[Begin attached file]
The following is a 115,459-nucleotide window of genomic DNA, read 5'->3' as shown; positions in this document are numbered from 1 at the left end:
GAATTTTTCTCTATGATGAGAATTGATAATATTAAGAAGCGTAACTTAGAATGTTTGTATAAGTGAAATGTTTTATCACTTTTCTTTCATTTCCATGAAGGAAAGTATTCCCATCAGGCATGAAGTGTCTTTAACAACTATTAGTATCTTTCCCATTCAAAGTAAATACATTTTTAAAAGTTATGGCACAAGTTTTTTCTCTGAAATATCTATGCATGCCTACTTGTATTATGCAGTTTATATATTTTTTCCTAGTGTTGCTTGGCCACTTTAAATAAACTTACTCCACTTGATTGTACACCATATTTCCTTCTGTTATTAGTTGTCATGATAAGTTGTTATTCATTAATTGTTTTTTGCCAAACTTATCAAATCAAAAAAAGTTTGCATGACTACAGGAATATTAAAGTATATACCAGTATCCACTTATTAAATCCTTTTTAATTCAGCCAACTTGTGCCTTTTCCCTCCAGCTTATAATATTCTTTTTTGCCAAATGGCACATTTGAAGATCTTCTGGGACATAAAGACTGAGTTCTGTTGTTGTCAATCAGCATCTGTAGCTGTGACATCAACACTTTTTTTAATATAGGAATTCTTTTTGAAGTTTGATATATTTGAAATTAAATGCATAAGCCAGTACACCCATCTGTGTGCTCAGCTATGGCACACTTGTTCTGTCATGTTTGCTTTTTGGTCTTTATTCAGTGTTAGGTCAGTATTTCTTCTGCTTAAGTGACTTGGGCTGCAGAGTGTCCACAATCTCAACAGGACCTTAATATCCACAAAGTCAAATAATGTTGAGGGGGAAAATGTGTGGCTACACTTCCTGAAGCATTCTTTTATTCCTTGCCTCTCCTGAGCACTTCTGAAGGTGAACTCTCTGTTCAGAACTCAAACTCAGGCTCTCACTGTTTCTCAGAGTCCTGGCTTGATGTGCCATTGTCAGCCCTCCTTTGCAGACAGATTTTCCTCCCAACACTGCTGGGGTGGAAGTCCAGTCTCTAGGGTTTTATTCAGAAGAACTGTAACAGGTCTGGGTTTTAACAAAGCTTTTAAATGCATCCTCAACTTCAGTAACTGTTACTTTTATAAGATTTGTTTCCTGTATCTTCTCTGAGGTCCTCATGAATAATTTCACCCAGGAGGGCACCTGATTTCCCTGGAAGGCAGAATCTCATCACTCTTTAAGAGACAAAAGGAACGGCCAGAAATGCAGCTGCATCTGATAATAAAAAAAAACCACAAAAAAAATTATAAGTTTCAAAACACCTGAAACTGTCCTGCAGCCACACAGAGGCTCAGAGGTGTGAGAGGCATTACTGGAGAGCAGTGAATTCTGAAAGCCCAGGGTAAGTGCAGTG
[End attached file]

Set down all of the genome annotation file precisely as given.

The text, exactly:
The following is a 115,459-nucleotide window of genomic DNA, read 5'->3' as shown; positions in this document are numbered from 1 at the left end:
GAATTTTTCTCTATGATGAGAATTGATAATATTAAGAAGCGTAACTTAGAATGTTTGTATAAGTGAAATGTTTTATCACTTTTCTTTCATTTCCATGAAGGAAAGTATTCCCATCAGGCATGAAGTGTCTTTAACAACTATTAGTATCTTTCCCATTCAAAGTAAATACATTTTTAAAAGTTATGGCACAAGTTTTTTCTCTGAAATATCTATGCATGCCTACTTGTATTATGCAGTTTATATATTTTTTCCTAGTGTTGCTTGGCCACTTTAAATAAACTTACTCCACTTGATTGTACACCATATTTCCTTCTGTTATTAGTTGTCATGATAAGTTGTTATTCATTAATTGTTTTTTGCCAAACTTATCAAATCAAAAAAAGTTTGCATGACTACAGGAATATTAAAGTATATACCAGTATCCACTTATTAAATCCTTTTTAATTCAGCCAACTTGTGCCTTTTCCCTCCAGCTTATAATATTCTTTTTTGCCAAATGGCACATTTGAAGATCTTCTGGGACATAAAGACTGAGTTCTGTTGTTGTCAATCAGCATCTGTAGCTGTGACATCAACACTTTTTTTAATATAGGAATTCTTTTTGAAGTTTGATATATTTGAAATTAAATGCATAAGCCAGTACACCCATCTGTGTGCTCAGCTATGGCACACTTGTTCTGTCATGTTTGCTTTTTGGTCTTTATTCAGTGTTAGGTCAGTATTTCTTCTGCTTAAGTGACTTGGGCTGCAGAGTGTCCACAATCTCAACAGGACCTTAATATCCACAAAGTCAAATAATGTTGAGGGGGAAAATGTGTGGCTACACTTCCTGAAGCATTCTTTTATTCCTTGCCTCTCCTGAGCACTTCTGAAGGTGAACTCTCTGTTCAGAACTCAAACTCAGGCTCTCACTGTTTCTCAGAGTCCTGGCTTGATGTGCCATTGTCAGCCCTCCTTTGCAGACAGATTTTCCTCCCAACACTGCTGGGGTGGAAGTCCAGTCTCTAGGGTTTTATTCAGAAGAACTGTAACAGGTCTGGGTTTTAACAAAGCTTTTAAATGCATCCTCAACTTCAGTAACTGTTACTTTTATAAGATTTGTTTCCTGTATCTTCTCTGAGGTCCTCATGAATAATTTCACCCAGGAGGGCACCTGATTTCCCTGGAAGGCAGAATCTCATCACTCTTTAAGAGACAAAAGGAACGGCCAGAAATGCAGCTGCATCTGATAATAAAAAAAAACCACAAAAAAAATTATAAGTTTCAAAACACCTGAAACTGTCCTGCAGCCACACAGAGGCTCAGAGGTGTGAGAGGCATTACTGGAGAGCAGTGAATTCTGAAAGCCCAGGGTAAGTGCAGTG